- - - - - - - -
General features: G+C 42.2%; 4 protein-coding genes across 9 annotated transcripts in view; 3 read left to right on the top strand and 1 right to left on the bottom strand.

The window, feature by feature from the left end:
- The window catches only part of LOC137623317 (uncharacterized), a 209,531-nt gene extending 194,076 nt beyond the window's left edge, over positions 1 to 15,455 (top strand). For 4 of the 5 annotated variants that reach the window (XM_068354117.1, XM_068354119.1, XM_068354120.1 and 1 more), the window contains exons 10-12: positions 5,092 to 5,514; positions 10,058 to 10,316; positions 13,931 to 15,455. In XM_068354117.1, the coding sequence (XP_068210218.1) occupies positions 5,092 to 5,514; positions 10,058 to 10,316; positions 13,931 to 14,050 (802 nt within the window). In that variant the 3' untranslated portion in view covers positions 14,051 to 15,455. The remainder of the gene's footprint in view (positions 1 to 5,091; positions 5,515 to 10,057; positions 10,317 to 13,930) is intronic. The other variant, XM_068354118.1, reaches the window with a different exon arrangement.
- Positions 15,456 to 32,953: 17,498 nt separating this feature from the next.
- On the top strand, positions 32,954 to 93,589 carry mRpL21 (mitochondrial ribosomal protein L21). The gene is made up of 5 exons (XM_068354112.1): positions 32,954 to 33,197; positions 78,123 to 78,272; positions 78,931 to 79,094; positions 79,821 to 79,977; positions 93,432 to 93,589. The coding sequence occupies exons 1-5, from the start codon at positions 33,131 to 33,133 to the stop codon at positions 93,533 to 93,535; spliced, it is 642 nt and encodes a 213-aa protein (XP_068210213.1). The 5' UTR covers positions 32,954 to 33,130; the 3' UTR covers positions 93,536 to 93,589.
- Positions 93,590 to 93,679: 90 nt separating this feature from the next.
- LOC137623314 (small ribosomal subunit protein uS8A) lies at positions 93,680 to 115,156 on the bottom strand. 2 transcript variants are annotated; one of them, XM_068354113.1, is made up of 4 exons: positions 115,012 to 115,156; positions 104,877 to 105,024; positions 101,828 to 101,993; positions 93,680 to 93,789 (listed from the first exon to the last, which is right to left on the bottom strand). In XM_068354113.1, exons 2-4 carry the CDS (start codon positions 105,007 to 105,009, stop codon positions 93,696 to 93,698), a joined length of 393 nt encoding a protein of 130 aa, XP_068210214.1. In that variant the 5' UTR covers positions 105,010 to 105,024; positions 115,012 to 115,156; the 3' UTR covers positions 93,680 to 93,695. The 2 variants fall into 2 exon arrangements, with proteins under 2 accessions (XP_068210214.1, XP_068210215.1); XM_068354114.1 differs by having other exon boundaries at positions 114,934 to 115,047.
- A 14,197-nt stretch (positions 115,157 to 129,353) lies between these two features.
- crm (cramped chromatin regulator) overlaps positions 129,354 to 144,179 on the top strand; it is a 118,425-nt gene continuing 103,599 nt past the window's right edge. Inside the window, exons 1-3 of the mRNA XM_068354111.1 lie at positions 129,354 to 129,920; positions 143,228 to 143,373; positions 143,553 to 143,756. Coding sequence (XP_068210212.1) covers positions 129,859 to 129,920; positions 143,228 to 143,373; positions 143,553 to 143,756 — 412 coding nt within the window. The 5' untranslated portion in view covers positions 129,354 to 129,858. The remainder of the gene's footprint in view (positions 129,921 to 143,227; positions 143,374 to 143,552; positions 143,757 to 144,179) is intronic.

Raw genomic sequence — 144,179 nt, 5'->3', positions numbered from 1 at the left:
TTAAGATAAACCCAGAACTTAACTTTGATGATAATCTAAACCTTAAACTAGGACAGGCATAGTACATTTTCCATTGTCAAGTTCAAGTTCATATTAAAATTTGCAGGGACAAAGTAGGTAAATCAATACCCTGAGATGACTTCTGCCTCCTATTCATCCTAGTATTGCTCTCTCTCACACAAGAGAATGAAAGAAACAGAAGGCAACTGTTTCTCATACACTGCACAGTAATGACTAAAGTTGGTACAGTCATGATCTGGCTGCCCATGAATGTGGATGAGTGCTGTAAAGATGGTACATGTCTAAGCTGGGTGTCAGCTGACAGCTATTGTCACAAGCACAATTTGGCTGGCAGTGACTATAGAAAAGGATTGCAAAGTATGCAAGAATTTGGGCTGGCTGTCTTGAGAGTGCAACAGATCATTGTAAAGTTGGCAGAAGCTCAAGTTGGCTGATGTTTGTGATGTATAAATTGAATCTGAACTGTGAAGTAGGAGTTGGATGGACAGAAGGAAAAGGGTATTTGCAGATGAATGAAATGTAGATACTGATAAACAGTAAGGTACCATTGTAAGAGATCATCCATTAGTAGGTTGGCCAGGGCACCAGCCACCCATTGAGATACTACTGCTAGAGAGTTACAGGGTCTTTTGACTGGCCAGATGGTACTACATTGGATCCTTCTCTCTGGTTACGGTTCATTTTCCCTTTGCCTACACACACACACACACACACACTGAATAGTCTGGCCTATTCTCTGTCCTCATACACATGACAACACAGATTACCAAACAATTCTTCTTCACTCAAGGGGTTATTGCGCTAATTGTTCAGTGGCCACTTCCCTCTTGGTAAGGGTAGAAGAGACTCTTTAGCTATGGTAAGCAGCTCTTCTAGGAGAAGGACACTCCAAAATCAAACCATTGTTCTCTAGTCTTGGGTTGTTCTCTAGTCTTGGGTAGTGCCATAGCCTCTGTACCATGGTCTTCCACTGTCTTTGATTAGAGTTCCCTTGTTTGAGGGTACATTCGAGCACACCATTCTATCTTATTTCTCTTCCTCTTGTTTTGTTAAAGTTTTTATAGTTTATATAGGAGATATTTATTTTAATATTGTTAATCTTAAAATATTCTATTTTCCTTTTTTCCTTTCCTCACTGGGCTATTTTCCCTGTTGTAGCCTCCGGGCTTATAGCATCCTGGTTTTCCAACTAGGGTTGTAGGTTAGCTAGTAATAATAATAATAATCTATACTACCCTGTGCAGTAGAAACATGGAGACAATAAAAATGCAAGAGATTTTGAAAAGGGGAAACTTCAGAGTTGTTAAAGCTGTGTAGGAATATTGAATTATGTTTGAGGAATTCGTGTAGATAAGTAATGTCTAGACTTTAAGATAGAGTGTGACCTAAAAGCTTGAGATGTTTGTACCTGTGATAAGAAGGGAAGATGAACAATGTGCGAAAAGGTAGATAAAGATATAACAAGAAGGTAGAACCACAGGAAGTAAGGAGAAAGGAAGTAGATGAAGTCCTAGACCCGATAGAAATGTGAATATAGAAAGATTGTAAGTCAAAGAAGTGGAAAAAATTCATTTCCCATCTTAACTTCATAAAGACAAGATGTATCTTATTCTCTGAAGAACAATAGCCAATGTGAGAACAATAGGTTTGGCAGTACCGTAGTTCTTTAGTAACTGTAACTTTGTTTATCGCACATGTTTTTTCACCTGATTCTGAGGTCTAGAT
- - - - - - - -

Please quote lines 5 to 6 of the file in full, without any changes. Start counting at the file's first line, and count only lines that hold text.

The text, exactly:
- On the top strand, positions 32,954 to 93,589 carry mRpL21 (mitochondrial ribosomal protein L21). The gene is made up of 5 exons (XM_068354112.1): positions 32,954 to 33,197; positions 78,123 to 78,272; positions 78,931 to 79,094; positions 79,821 to 79,977; positions 93,432 to 93,589. The coding sequence occupies exons 1-5, from the start codon at positions 33,131 to 33,133 to the stop codon at positions 93,533 to 93,535; spliced, it is 642 nt and encodes a 213-aa protein (XP_068210213.1). The 5' UTR covers positions 32,954 to 33,130; the 3' UTR covers positions 93,536 to 93,589.
- Positions 93,590 to 93,679: 90 nt separating this feature from the next.